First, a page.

Welcome to the group everyone who is anyone new. :) 

I can't say I'm too fond of the term God in representing my beliefs, but I could put it to use.  For me there is really no difference between God and existence.  A part of existence is a part of God.  God is not something other than anything.  It's too partial to segment a part of existence to represent the full reaches of what God represents.  God is as deep as shallow, as timeless as time bound, as singular as multiple...

Is there a term to categorize this belief?

"For me there is really no difference between God and existence."


Hey, Seth!


As you know, people interpret the concept "existence" in various ways. As one example we have the Buddhist distinction between ultimate existence and conventional existence. (In which conventional existence is separated into two sub-distinctions: valid conventional existence (cars, consciousness) and invalid conventional existence (Smurfs, round circles). These categories themselves can then be separated into endless numbers of sub-categories. For instance, Smurfs do exist conventionally as part of fiction, but not as part of the scientifically observable world.)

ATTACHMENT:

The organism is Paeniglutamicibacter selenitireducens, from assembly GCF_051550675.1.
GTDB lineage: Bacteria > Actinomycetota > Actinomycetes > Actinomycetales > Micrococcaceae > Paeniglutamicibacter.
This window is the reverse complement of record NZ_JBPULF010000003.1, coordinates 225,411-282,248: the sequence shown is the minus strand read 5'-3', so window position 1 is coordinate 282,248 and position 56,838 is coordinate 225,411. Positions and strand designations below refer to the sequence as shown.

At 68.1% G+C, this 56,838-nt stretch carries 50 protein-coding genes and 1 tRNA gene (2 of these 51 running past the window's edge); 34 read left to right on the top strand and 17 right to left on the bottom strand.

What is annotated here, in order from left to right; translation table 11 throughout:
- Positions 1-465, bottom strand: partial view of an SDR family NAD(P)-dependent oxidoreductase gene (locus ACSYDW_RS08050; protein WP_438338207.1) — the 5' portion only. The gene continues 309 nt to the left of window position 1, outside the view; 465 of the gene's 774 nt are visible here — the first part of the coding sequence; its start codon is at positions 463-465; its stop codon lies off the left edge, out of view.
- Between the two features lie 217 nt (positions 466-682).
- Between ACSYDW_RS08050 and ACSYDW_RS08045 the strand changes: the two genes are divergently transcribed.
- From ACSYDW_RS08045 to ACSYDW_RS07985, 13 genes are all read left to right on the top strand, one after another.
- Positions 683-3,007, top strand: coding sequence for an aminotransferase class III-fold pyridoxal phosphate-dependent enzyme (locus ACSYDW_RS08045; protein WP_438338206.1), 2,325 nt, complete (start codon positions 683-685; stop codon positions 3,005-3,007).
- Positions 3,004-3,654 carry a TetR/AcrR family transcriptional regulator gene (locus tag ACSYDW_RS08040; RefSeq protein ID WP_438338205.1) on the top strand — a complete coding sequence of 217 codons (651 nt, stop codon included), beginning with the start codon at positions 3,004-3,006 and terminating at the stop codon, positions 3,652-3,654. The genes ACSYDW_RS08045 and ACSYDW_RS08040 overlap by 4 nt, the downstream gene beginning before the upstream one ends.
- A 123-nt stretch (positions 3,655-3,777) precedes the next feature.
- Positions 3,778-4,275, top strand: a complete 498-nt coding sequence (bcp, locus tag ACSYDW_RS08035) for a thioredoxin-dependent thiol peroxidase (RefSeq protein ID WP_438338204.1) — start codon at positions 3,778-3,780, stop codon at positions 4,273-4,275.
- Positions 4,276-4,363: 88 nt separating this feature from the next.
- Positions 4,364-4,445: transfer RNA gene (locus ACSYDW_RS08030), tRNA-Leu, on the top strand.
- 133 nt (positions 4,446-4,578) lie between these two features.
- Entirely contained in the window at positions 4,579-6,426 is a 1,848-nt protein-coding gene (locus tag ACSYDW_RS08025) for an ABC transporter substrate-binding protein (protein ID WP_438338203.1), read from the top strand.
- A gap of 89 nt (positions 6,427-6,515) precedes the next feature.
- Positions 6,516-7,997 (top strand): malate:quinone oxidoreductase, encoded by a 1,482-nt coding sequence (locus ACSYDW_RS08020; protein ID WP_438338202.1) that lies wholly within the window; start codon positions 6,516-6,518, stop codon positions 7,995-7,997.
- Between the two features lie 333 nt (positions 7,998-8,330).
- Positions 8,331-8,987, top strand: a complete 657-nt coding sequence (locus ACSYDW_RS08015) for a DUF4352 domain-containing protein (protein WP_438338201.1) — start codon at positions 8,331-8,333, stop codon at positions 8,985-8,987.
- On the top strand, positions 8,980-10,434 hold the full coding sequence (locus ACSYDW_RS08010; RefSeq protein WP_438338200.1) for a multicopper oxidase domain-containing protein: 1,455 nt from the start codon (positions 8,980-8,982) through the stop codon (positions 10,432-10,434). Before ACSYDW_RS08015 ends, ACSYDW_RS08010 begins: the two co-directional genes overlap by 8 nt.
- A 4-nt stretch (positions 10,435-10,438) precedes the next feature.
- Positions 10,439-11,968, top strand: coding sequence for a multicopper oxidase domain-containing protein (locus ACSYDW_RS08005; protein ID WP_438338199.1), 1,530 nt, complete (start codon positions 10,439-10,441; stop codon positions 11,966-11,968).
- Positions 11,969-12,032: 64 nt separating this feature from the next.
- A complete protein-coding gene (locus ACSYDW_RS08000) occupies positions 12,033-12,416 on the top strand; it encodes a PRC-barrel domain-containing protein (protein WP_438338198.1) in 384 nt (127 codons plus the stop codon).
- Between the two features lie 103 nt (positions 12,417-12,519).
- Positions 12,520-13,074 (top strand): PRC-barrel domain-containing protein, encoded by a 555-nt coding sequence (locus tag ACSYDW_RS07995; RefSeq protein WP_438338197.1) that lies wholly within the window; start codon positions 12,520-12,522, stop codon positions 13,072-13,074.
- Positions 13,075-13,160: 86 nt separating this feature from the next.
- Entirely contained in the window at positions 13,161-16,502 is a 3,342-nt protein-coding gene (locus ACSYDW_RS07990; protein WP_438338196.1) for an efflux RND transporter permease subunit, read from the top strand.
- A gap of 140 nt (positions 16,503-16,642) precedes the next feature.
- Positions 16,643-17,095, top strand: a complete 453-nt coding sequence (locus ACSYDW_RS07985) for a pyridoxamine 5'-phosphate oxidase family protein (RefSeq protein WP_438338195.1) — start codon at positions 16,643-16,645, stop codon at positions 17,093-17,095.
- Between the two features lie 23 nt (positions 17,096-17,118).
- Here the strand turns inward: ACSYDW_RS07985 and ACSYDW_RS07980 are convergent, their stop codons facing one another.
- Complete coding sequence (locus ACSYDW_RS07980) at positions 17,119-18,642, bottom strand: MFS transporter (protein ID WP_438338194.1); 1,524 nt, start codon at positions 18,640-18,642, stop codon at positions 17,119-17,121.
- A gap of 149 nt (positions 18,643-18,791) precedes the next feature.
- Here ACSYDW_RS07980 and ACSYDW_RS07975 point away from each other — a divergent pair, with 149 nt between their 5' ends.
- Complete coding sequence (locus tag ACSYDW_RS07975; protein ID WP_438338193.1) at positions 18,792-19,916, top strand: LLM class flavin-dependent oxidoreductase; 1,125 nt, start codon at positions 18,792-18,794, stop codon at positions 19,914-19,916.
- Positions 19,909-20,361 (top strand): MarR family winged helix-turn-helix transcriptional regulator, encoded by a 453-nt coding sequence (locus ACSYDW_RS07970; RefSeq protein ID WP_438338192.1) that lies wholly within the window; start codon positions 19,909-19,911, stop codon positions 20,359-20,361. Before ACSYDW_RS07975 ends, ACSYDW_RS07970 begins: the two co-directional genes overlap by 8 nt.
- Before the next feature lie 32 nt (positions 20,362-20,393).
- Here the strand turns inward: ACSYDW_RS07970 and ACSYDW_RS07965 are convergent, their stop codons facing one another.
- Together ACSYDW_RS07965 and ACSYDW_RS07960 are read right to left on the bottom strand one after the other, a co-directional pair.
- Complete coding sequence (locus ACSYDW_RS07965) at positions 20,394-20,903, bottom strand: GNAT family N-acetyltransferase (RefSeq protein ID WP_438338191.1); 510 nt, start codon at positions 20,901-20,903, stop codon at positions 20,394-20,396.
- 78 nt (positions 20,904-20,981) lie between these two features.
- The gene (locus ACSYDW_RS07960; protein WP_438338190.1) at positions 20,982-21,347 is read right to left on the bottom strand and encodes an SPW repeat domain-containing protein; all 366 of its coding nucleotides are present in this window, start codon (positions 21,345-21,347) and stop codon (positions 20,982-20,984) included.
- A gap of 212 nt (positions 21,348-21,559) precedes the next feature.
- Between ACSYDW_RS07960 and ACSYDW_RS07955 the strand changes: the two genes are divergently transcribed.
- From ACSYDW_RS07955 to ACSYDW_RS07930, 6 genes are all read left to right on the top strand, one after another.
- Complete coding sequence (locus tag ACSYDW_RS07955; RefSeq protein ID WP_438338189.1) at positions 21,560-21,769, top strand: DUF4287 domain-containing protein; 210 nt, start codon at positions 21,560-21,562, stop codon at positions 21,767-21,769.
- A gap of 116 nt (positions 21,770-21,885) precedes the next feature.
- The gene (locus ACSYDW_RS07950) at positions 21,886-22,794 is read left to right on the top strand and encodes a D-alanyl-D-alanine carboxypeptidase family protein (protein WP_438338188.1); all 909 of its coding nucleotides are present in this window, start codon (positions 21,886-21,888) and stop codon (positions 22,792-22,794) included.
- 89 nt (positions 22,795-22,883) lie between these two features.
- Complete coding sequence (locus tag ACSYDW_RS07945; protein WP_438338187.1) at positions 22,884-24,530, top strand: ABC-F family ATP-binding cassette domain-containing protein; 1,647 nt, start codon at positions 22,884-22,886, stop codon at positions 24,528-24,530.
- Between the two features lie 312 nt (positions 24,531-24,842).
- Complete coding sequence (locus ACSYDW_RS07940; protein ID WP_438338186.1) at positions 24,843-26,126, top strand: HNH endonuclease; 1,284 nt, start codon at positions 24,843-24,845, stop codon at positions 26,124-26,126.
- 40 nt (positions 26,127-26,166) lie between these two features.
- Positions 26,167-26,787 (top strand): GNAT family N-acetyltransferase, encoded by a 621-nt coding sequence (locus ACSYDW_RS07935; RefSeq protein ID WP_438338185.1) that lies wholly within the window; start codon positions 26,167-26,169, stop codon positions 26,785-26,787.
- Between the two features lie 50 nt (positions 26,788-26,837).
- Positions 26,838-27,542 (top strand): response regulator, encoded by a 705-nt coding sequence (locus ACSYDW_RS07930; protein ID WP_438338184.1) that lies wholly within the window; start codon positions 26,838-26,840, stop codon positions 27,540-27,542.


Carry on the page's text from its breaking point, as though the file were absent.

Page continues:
So, when you say there is no difference between God and existence, what do you mean by existence? For example, do Smurfs exist? And if so, is God of the same nature as Smurfs?


Just throwing out some ideas for philosophical fun, I don't mean to lecture. :)



Cristophe: "I have not as much time as back then unfortunately, even now between the years I have to work, my workplace, a mental clinic, does not close its doors over the holidays, and insanity won't just stop either."


Oh. What kind of people do you work with? Folk suffering from all kinds of psychosis, or anything in particular? Do you like your work?

David, you're just categorizing existence... it's all existence.  I'm talking about it all.  A smurf exists in the terms that it exists and that makes it a part of existence.  It would not define the nature of God because it is just an extremly fragmented part rather than the whole.  Acceptance would be a defining characteristic of the nature of God because in order for something to exist it has naturally, unconditionally, been accepted by existence itself.